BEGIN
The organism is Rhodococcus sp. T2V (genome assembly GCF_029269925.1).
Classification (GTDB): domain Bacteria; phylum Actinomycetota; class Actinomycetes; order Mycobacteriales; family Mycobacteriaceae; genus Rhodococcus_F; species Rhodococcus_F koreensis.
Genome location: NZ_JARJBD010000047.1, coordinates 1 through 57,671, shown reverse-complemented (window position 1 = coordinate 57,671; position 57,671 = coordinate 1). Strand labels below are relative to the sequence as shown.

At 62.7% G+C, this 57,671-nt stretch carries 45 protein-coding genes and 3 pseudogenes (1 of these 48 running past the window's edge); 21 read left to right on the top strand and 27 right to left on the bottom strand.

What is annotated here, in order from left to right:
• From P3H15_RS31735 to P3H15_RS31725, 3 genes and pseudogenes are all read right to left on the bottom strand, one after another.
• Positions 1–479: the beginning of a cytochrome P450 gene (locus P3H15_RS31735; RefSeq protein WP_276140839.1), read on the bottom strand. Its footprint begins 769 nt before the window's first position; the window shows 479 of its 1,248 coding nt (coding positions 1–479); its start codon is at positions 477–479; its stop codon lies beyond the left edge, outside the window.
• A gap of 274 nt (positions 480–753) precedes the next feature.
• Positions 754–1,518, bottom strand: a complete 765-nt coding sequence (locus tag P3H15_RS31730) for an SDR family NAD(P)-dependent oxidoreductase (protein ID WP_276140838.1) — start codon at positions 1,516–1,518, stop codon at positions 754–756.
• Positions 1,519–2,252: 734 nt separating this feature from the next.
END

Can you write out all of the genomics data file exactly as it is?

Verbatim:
The organism is Rhodococcus sp. T2V (genome assembly GCF_029269925.1).
Classification (GTDB): domain Bacteria; phylum Actinomycetota; class Actinomycetes; order Mycobacteriales; family Mycobacteriaceae; genus Rhodococcus_F; species Rhodococcus_F koreensis.
Genome location: NZ_JARJBD010000047.1, coordinates 1 through 57,671, shown reverse-complemented (window position 1 = coordinate 57,671; position 57,671 = coordinate 1). Strand labels below are relative to the sequence as shown.

At 62.7% G+C, this 57,671-nt stretch carries 45 protein-coding genes and 3 pseudogenes (1 of these 48 running past the window's edge); 21 read left to right on the top strand and 27 right to left on the bottom strand.

What is annotated here, in order from left to right:
• From P3H15_RS31735 to P3H15_RS31725, 3 genes and pseudogenes are all read right to left on the bottom strand, one after another.
• Positions 1–479: the beginning of a cytochrome P450 gene (locus P3H15_RS31735; RefSeq protein WP_276140839.1), read on the bottom strand. Its footprint begins 769 nt before the window's first position; the window shows 479 of its 1,248 coding nt (coding positions 1–479); its start codon is at positions 477–479; its stop codon lies beyond the left edge, outside the window.
• A gap of 274 nt (positions 480–753) precedes the next feature.
• Positions 754–1,518, bottom strand: a complete 765-nt coding sequence (locus tag P3H15_RS31730) for an SDR family NAD(P)-dependent oxidoreductase (protein ID WP_276140838.1) — start codon at positions 1,516–1,518, stop codon at positions 754–756.
• Positions 1,519–2,252: 734 nt separating this feature from the next.